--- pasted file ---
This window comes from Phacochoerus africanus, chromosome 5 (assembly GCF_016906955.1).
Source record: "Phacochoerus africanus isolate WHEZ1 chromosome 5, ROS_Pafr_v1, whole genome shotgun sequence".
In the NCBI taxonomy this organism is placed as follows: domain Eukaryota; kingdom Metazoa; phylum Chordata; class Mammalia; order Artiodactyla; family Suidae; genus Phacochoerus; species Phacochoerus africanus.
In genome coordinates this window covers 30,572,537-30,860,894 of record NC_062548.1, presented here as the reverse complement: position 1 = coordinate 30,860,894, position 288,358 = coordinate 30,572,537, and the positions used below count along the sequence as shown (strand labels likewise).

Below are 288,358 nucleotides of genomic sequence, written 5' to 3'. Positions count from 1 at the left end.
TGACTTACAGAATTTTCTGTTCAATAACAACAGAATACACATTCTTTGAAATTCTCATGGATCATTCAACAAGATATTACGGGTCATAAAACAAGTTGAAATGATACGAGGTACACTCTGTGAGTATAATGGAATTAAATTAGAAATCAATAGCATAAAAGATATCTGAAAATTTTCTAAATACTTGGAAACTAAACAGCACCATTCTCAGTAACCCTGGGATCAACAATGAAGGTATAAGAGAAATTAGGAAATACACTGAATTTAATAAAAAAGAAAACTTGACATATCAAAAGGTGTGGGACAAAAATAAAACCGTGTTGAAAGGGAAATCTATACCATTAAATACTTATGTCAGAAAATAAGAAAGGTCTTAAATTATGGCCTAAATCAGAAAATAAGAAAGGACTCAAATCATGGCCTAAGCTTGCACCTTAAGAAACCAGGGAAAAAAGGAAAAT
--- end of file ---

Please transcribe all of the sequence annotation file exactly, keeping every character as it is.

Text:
This window comes from Phacochoerus africanus, chromosome 5 (assembly GCF_016906955.1).
Source record: "Phacochoerus africanus isolate WHEZ1 chromosome 5, ROS_Pafr_v1, whole genome shotgun sequence".
In the NCBI taxonomy this organism is placed as follows: domain Eukaryota; kingdom Metazoa; phylum Chordata; class Mammalia; order Artiodactyla; family Suidae; genus Phacochoerus; species Phacochoerus africanus.
In genome coordinates this window covers 30,572,537-30,860,894 of record NC_062548.1, presented here as the reverse complement: position 1 = coordinate 30,860,894, position 288,358 = coordinate 30,572,537, and the positions used below count along the sequence as shown (strand labels likewise).

Below are 288,358 nucleotides of genomic sequence, written 5' to 3'. Positions count from 1 at the left end.
TGACTTACAGAATTTTCTGTTCAATAACAACAGAATACACATTCTTTGAAATTCTCATGGATCATTCAACAAGATATTACGGGTCATAAAACAAGTTGAAATGATACGAGGTACACTCTGTGAGTATAATGGAATTAAATTAGAAATCAATAGCATAAAAGATATCTGAAAATTTTCTAAATACTTGGAAACTAAACAGCACCATTCTCAGTAACCCTGGGATCAACAATGAAGGTATAAGAGAAATTAGGAAATACACTGAATTTAATAAAAAAGAAAACTTGACATATCAAAAGGTGTGGGACAAAAATAAAACCGTGTTGAAAGGGAAATCTATACCATTAAATACTTATGTCAGAAAATAAGAAAGGTCTTAAATTATGGCCTAAATCAGAAAATAAGAAAGGACTCAAATCATGGCCTAAGCTTGCACCTTAAGAAACCAGGGAAAAAAGGAAAAT